Sleep apnea is a well-known problem in the trucking industry but the problems are less well known on the railroads.
That all changed with the December 2013 crash of a Metro North train in the Bronx in New York, with the loss of four lives. The driver in that tragedy had fallen asleep leading the train to derail. He was later diagnosed with sleep apnea, reported FELA Reporter.
A year on Metro North announced that it would screen all of its engineers for sleep apnea. It has selected a health care firm that specializes in sleep disorders to screen all of its locomotive engineers for sleep apnea.
All 410 of Metro North’s engineers and about 20 engineers who are undergoing training will take part in an initial screening for sleep apnea by the railroad’s Occupational Health Services Department based on the best practices in the industry.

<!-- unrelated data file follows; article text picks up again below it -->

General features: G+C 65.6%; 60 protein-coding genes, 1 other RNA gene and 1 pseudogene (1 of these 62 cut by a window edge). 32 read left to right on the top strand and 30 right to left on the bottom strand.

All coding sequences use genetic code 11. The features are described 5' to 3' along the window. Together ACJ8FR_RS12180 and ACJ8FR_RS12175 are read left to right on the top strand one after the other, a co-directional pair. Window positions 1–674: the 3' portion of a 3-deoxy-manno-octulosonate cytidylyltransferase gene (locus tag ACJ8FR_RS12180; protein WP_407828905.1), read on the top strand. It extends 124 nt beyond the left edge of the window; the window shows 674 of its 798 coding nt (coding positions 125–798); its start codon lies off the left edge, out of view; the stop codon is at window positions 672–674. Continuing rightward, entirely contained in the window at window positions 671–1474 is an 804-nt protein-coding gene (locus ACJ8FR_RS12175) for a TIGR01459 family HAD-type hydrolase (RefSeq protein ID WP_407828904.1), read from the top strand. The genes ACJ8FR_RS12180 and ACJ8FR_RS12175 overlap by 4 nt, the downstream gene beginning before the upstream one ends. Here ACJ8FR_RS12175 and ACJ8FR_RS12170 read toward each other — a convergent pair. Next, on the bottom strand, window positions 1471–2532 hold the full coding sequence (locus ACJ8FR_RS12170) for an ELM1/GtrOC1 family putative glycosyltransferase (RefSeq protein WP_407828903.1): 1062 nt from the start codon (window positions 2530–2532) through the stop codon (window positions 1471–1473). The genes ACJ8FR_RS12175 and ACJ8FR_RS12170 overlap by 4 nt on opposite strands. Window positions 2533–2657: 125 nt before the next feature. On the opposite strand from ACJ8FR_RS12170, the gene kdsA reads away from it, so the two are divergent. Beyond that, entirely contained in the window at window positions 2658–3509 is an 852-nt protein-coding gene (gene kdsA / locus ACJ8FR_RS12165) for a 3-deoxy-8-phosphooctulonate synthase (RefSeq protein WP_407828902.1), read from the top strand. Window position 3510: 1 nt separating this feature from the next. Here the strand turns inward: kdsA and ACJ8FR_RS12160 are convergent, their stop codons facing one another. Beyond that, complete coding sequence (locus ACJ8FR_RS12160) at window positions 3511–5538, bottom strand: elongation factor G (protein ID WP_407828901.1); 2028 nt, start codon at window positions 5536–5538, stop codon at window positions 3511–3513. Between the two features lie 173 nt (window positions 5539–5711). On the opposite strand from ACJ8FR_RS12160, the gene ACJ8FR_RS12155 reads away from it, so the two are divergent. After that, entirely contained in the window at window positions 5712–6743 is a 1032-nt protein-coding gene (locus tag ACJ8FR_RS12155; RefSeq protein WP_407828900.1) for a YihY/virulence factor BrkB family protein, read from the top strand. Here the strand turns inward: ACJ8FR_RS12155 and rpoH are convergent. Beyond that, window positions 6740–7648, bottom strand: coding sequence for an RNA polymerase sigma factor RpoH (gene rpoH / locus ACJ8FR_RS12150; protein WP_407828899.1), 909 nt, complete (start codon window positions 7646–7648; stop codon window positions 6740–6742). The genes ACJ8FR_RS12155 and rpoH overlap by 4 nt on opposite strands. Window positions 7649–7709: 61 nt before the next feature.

FELA Reporter pointed out the locomotive engineers who are recommended for additional screening will be referred to the contractor, Persante Health Care Inc., which will provide test equipment and training for an at-home, overnight sleep test. The test data will be analyzed and, if necessary, employees will be referred to a sleep specialist for additional treatment or testing.
The tragedy in New York makes me wonder to what extent sleepiness on the railroads contributes to accidents and if railroads are taking the threat of sleep apnea seriously enough. Both passengers and railroad workers could be placed at risk by drowsiness on the railroads.
If you have been injured on the railroad, call our experienced railroad/FELA injury lawyers at 866.455.6657 or see CooperHurley.com.